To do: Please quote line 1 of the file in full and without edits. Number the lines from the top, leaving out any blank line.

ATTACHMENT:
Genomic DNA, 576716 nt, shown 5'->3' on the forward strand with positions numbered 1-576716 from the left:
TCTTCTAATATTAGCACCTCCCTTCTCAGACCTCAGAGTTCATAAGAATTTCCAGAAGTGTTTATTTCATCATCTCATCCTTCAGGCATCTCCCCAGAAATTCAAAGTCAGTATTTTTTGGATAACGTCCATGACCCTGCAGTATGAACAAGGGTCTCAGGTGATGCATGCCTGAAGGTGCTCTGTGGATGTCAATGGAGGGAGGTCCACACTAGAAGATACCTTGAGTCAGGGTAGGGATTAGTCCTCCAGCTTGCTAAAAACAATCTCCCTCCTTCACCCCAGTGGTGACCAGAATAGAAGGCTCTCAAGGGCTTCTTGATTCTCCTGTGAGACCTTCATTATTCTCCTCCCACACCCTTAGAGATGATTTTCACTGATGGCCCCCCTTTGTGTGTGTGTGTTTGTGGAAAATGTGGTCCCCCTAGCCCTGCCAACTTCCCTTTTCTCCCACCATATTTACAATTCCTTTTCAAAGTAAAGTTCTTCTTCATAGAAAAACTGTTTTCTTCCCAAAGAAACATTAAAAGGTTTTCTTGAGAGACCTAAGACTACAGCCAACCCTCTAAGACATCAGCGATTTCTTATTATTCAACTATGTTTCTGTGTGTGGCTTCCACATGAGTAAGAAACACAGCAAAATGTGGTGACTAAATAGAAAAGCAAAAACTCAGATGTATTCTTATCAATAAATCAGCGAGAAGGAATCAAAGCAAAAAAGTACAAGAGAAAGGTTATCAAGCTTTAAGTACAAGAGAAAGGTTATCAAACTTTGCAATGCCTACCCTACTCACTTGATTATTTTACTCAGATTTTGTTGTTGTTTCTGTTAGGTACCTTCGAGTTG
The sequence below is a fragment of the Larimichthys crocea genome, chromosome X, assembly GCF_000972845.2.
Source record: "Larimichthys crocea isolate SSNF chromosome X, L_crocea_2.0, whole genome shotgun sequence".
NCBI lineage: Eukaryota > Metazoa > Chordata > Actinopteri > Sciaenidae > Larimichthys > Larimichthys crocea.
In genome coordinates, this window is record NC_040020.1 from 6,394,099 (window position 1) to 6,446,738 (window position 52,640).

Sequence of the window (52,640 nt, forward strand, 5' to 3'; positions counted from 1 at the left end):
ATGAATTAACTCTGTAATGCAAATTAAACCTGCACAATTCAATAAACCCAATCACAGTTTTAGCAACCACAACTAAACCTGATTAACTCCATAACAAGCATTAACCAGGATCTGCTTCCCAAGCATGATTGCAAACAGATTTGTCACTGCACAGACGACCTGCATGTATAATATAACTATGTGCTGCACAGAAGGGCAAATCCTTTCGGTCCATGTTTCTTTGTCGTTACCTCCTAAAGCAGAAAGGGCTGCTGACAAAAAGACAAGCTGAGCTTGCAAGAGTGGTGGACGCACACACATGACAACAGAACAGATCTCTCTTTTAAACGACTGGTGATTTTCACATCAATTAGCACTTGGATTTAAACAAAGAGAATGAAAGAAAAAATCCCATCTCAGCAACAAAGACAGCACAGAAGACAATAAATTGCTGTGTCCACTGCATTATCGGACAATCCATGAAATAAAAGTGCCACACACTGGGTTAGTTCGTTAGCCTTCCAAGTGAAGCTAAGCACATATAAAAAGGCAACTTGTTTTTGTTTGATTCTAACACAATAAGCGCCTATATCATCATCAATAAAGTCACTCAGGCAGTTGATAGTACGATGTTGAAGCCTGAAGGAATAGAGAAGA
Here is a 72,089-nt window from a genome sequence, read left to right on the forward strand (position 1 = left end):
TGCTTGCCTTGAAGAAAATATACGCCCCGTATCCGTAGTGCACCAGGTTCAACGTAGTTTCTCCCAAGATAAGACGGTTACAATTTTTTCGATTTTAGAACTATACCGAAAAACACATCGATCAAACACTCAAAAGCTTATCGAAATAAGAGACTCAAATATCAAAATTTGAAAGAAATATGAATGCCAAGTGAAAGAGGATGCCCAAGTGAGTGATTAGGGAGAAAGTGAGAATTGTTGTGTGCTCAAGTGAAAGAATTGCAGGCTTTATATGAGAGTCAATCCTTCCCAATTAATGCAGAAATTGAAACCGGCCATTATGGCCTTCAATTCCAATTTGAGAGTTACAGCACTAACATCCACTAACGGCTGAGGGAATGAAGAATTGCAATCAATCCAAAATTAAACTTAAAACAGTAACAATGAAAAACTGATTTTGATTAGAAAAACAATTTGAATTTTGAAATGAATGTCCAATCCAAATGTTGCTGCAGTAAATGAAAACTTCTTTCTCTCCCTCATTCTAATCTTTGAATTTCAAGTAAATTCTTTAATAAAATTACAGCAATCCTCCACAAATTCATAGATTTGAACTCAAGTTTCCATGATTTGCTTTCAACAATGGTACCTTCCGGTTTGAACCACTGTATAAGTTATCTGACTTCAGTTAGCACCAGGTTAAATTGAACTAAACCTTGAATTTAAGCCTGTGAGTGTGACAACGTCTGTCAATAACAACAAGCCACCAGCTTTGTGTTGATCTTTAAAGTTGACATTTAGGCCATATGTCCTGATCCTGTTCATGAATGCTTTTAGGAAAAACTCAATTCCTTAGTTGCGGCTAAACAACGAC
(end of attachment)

Genomic DNA, 576716 nt, shown 5'->3' on the forward strand with positions numbered 1-576716 from the left: